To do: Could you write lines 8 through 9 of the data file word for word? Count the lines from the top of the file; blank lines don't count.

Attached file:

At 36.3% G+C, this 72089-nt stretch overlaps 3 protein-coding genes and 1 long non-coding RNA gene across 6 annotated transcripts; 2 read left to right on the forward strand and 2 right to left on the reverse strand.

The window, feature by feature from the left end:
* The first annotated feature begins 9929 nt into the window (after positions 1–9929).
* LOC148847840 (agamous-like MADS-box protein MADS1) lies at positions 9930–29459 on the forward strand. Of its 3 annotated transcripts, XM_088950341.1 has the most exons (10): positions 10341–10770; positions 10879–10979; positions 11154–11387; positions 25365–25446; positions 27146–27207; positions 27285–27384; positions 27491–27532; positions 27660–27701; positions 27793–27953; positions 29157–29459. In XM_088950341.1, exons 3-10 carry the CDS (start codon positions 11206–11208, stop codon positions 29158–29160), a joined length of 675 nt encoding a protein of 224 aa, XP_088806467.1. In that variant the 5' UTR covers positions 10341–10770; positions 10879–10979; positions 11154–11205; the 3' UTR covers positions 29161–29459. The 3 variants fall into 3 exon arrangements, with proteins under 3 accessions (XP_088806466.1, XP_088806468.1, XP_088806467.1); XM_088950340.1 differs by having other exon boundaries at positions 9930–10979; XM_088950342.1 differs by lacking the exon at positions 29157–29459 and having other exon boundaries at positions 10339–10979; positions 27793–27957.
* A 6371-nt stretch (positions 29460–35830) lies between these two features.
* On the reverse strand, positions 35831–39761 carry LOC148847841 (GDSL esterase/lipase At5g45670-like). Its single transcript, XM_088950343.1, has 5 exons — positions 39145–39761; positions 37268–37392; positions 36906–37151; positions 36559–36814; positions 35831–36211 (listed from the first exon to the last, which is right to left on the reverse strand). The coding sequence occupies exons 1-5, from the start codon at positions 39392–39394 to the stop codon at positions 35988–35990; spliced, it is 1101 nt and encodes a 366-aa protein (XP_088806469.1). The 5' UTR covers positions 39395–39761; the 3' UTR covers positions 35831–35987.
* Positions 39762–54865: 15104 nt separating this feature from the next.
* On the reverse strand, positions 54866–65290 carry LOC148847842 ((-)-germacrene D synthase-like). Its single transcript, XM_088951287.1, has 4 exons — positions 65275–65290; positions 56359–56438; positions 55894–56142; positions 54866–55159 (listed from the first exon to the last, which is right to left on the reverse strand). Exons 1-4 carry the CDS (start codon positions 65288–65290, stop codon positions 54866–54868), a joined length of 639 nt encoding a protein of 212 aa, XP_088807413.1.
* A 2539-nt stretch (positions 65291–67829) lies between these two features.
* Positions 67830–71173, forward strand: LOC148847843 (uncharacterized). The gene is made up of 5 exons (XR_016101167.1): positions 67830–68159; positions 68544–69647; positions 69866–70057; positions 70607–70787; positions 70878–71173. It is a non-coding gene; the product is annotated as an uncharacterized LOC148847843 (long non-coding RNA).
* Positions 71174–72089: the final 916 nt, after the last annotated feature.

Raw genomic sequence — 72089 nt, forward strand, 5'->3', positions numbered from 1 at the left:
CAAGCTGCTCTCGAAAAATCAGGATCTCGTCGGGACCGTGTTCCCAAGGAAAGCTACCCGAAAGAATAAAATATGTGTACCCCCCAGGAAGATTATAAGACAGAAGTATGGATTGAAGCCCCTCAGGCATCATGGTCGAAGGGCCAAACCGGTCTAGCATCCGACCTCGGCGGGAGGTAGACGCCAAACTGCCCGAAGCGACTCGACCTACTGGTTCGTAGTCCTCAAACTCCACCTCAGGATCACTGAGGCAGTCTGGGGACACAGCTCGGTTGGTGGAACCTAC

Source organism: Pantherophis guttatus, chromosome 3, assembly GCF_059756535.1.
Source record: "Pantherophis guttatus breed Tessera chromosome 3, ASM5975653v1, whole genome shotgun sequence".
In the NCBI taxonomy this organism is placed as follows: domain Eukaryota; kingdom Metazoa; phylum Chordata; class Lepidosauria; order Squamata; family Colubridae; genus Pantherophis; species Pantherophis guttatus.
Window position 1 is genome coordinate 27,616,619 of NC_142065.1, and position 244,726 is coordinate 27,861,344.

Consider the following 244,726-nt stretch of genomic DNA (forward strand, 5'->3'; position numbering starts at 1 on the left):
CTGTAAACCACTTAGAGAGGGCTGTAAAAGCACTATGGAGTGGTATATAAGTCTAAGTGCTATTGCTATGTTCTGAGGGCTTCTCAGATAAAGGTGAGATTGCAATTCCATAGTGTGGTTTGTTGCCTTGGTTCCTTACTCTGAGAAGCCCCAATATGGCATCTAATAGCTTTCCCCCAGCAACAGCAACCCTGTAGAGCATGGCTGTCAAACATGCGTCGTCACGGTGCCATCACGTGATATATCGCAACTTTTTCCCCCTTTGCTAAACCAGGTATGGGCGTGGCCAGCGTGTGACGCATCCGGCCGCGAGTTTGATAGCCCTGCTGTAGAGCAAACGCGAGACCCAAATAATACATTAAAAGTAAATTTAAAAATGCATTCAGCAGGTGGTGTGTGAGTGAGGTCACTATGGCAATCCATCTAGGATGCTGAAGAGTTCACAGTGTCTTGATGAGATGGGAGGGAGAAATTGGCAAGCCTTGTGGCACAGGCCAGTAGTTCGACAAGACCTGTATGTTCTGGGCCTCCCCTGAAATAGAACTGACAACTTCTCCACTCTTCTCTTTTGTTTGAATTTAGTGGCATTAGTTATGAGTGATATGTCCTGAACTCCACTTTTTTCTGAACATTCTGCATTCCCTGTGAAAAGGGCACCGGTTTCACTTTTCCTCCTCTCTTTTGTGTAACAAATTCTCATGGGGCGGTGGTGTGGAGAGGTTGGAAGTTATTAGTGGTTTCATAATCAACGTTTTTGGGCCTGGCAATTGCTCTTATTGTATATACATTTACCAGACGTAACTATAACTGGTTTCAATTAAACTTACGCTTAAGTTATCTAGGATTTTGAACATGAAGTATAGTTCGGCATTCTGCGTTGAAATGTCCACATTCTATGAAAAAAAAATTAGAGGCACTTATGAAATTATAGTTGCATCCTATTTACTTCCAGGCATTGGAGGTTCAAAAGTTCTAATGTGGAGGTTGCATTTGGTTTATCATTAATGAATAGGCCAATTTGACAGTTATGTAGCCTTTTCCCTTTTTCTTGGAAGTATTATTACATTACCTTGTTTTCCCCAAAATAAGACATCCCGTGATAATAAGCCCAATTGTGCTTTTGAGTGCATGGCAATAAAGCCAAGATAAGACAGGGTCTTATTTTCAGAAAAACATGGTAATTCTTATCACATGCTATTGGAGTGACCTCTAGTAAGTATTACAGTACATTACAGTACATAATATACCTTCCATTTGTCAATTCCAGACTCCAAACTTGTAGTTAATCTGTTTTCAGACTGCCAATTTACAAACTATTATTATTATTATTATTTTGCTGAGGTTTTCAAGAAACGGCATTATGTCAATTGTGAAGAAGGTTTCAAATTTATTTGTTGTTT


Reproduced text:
* On the reverse strand, positions 54866–65290 carry LOC148847842 ((-)-germacrene D synthase-like). Its single transcript, XM_088951287.1, has 4 exons — positions 65275–65290; positions 56359–56438; positions 55894–56142; positions 54866–55159 (listed from the first exon to the last, which is right to left on the reverse strand). Exons 1-4 carry the CDS (start codon positions 65288–65290, stop codon positions 54866–54868), a joined length of 639 nt encoding a protein of 212 aa, XP_088807413.1.
* A 2539-nt stretch (positions 65291–67829) lies between these two features.